There has long been a debate among privacy professionals about the use of health data and its limitations, as well as the right lawful basis to be applied for its processing. It is obvious that some industries depend on processing of health data, such as the research and health care industries, more than others – for example, your average retailer.
Although any average employer is entitled to process health data in the limited context provided by Art. 9(2)(h) of the European Union General Data Protection Regulation (GDPR) for “occupational medicine, for the assessment of the working capacity of the employee,” the need to limit and prevent the spread of the coronavirus in the context of the Covid-19 pandemic, especially in the workplaces, has led employers to try to collect health data beyond the context of Art. 9(2)(h).
Recital 52 of the GDPR allows for processing special categories of personal data, including health data, for “the prevention or control of communicable diseases and other serious threats to health,” and Recital 53 clearly limits such data to be processed for health-related purposes “only where necessary to achieve those purposes for the benefit of natural persons and society as a whole,” and only where EU member state law is providing “specific and suitable measures” to protect the data.
There is also a serious limitation that emphasizes that such processing should not result in the data being processed for other purposes by third parties, such as employers or insurance companies.
What exactly does health data means?
Art. 4(15) of the GDPR provides a short definition of “data concerning health,” meaning “personal data related to the physical or mental health of a natural person, including the provision of health care services, which reveal information about his or her health status.”
Health data can be found in a variety of documents, such as medical certificates, results of medical tests, and hospital discharge papers and, in most cases, they originate from health care units such as hospitals or medical clinics.
Most important is that the data can be linked to an individual; for example, a simple X-ray that shows a broken arm is not personal data. However, if the name of the patient is written on the X-ray, we are in front of medical data.
Where does health data come from?
According the European Data Protection Board (EDPB) “Guidelines 03/2020 on the processing of data concerning health for the purpose of scientific research in the context of the COVID-19 outbreak,” data concerning health can be derived from different sources, for example:
- Information collected by a health care provider in a patient record (such as medical history and results of examinations and treatments)
- Information that becomes health data by cross referencing with other data, thereby revealing the state of health or health risks (such as the assumption that a person has a higher risk of suffering heart attacks based on high blood pressure measured over a certain period of time)
- Information from a “self-check” survey, where data subjects answer questions related to their health (such as stating symptoms)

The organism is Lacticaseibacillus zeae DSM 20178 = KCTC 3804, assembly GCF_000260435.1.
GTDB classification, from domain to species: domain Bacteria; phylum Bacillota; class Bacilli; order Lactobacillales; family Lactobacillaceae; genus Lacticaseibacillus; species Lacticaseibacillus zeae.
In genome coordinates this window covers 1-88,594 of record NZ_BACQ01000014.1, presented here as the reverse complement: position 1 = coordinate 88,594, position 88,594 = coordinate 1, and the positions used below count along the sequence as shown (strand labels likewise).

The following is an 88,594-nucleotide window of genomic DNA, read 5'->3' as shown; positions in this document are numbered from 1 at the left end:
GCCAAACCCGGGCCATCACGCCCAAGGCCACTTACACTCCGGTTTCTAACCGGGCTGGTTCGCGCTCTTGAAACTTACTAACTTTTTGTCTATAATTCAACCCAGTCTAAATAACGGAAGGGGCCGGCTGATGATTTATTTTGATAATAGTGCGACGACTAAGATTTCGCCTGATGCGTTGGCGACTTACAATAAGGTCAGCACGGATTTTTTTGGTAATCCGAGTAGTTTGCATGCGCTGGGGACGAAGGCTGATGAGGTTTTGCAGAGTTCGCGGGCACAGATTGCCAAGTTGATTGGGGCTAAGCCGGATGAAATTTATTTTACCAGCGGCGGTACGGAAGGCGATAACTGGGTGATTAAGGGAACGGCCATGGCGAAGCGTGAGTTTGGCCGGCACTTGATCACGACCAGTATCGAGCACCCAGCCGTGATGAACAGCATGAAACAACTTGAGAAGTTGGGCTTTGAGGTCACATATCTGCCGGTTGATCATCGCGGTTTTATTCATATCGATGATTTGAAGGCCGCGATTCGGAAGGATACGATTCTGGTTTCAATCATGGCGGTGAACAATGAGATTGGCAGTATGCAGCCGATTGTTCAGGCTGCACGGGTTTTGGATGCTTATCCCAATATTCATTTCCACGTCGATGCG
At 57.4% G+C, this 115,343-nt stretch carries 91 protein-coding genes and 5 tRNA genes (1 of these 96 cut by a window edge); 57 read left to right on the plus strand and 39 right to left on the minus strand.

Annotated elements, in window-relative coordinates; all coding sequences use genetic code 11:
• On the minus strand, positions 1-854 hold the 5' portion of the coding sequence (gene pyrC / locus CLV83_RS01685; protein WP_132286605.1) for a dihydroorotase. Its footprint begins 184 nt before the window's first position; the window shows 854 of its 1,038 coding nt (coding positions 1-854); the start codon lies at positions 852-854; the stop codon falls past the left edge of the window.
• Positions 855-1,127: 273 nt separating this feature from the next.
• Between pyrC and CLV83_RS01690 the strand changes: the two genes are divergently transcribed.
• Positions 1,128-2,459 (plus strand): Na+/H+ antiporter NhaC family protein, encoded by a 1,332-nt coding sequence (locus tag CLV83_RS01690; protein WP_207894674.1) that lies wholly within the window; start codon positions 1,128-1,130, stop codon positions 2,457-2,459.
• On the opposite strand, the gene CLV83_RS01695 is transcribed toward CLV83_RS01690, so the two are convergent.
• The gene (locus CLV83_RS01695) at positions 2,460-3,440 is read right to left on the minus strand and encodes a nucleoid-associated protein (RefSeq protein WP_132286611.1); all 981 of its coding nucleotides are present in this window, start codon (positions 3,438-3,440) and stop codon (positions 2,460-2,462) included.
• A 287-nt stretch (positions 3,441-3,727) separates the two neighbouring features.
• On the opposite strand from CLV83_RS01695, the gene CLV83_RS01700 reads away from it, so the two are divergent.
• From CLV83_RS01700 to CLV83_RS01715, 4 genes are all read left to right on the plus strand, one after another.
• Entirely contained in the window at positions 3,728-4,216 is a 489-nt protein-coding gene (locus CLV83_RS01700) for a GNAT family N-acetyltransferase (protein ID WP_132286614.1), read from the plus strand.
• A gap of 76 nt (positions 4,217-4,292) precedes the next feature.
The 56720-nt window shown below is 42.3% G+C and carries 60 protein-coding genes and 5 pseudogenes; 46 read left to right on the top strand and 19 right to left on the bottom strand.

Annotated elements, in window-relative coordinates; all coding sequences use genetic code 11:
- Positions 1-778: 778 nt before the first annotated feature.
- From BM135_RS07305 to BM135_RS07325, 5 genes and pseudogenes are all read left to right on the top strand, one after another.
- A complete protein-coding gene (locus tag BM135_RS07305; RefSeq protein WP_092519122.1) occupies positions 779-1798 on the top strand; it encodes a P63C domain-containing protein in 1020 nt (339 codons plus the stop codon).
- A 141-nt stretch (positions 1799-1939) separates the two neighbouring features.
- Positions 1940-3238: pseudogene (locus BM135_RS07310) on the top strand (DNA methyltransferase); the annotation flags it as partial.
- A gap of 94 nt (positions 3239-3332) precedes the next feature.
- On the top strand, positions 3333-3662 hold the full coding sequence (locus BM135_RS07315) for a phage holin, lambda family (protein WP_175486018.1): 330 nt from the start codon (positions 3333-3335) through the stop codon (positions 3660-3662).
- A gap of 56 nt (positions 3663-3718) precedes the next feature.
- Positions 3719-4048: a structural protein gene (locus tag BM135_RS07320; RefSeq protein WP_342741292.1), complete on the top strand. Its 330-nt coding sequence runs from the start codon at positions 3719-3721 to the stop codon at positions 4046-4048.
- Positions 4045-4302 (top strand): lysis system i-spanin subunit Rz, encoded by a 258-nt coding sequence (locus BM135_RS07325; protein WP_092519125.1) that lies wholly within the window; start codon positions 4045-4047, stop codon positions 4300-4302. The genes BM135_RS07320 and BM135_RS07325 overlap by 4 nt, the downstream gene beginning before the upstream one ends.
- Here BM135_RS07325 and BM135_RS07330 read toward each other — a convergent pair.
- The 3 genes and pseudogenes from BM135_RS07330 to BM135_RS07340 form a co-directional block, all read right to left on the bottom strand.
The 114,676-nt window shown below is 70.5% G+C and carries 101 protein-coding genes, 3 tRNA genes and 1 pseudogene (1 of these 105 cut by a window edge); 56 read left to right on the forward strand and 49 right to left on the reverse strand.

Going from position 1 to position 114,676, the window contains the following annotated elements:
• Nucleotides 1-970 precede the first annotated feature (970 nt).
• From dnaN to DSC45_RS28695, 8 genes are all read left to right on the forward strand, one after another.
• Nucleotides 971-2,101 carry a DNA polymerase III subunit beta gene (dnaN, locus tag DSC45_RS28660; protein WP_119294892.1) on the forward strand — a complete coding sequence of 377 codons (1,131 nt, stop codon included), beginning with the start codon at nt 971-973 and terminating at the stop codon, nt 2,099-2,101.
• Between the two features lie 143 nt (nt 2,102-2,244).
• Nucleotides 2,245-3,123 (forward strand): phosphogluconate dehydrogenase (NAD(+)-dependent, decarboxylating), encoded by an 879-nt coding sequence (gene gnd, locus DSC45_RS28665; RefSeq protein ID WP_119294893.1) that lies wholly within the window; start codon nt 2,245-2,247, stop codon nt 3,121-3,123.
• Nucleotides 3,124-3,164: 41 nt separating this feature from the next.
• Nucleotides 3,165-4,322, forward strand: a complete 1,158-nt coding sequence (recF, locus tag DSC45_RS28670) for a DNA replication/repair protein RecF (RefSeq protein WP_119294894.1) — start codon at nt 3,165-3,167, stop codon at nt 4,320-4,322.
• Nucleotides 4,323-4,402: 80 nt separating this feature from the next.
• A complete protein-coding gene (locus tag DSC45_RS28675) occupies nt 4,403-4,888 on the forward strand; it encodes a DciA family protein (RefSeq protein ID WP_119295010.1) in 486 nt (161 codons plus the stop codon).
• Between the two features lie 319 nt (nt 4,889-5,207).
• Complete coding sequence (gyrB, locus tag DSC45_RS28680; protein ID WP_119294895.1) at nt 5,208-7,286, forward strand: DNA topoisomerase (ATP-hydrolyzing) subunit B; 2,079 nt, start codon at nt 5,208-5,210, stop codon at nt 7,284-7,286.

- Information that becomes health data because of its usage in a specific context (such as information regarding a recent trip to, or presence in, a region affected by COVID-19 processed by a medical professional to make a diagnosis)
Although the GDPR is applicable in all EU member states, there are different approaches where member states issue local guidelines on processing of health data during the Covid-19 pandemic. The purpose of these guidelines is to try and balance the increasing need of employers to collect and process health data, the public interest to control and limit the spread of the disease, and the rights and freedoms of the employees.
As you can see from the comparison table below, there is not a single approach among the Supervisory Authorities in Europe.
Technical and organizational measures
If allowed, where medical data is collected, there is a need for a set of technical and organizational measures to ensure compliance with the provisions of Art. 32 of the GDPR.
Although the provisions of Art. 32 are quite broad, at least the following measures should be considered:
- Implement a set of security policies to regulate the way health data is protected within your organization.
- Consider appointing a Data Protection Officer.
- Perform a Data Protection Impact Assessment to address any possible risks to the rights and freedoms of the data subjects.
- Use encryption and/or pseudonymization where it is appropriate to do so.
- Set a limited retention period for any health data collected from employees.
- Include specific information about your processing of special categories of data in your Privacy Notices.
- Avoid using consent for processing health data of your employees.
Be careful when processing medical data in Europe
Due to the different opinions issued by Supervisory Authorities around Europe, it is advisable to avoid processing of medical data unless you have a clear legal ground, and preferably a legal obligation, if you are not a health care provider. If you have such a legal obligation, be sure to apply extra caution when processing health data, as the rights and freedoms of the data subjects may be seriously affected if the processing is unlawful. Also, remember to keep an eye on the website of the European Data Protection Board, as well as your local Supervisory Authority, for further guidance and opinions.
To learn what the process of GDPR compliance looks like, download this free Diagram of the EU GDPR implementation process.